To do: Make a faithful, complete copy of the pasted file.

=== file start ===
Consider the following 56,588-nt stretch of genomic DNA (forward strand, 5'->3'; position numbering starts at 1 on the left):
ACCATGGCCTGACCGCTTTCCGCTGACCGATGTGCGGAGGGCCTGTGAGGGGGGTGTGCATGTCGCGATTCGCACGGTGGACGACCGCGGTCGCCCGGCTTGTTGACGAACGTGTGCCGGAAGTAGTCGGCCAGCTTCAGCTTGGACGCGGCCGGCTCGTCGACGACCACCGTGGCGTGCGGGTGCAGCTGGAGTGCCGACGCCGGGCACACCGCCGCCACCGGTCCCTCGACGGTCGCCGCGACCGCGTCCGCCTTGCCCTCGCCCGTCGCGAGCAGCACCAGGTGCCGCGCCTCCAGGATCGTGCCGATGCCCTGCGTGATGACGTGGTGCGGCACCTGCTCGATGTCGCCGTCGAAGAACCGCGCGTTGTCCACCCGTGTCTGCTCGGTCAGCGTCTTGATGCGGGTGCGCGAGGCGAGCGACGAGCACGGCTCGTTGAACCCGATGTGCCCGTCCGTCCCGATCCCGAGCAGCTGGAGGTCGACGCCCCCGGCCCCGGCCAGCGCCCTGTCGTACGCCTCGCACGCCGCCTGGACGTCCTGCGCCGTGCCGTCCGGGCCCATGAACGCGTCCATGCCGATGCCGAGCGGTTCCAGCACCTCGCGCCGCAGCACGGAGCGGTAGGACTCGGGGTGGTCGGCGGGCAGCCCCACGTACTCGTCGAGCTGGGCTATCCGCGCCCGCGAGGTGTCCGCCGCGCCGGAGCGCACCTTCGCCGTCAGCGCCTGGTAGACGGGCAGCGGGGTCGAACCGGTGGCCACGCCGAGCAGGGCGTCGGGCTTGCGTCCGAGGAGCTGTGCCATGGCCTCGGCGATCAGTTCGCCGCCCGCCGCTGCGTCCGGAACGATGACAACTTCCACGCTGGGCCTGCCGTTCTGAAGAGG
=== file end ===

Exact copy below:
Consider the following 56,588-nt stretch of genomic DNA (forward strand, 5'->3'; position numbering starts at 1 on the left):
ACCATGGCCTGACCGCTTTCCGCTGACCGATGTGCGGAGGGCCTGTGAGGGGGGTGTGCATGTCGCGATTCGCACGGTGGACGACCGCGGTCGCCCGGCTTGTTGACGAACGTGTGCCGGAAGTAGTCGGCCAGCTTCAGCTTGGACGCGGCCGGCTCGTCGACGACCACCGTGGCGTGCGGGTGCAGCTGGAGTGCCGACGCCGGGCACACCGCCGCCACCGGTCCCTCGACGGTCGCCGCGACCGCGTCCGCCTTGCCCTCGCCCGTCGCGAGCAGCACCAGGTGCCGCGCCTCCAGGATCGTGCCGATGCCCTGCGTGATGACGTGGTGCGGCACCTGCTCGATGTCGCCGTCGAAGAACCGCGCGTTGTCCACCCGTGTCTGCTCGGTCAGCGTCTTGATGCGGGTGCGCGAGGCGAGCGACGAGCACGGCTCGTTGAACCCGATGTGCCCGTCCGTCCCGATCCCGAGCAGCTGGAGGTCGACGCCCCCGGCCCCGGCCAGCGCCCTGTCGTACGCCTCGCACGCCGCCTGGACGTCCTGCGCCGTGCCGTCCGGGCCCATGAACGCGTCCATGCCGATGCCGAGCGGTTCCAGCACCTCGCGCCGCAGCACGGAGCGGTAGGACTCGGGGTGGTCGGCGGGCAGCCCCACGTACTCGTCGAGCTGGGCTATCCGCGCCCGCGAGGTGTCCGCCGCGCCGGAGCGCACCTTCGCCGTCAGCGCCTGGTAGACGGGCAGCGGGGTCGAACCGGTGGCCACGCCGAGCAGGGCGTCGGGCTTGCGTCCGAGGAGCTGTGCCATGGCCTCGGCGATCAGTTCGCCGCCCGCCGCTGCGTCCGGAACGATGACAACTTCCACGCTGGGCCTGCCGTTCTGAAGAGG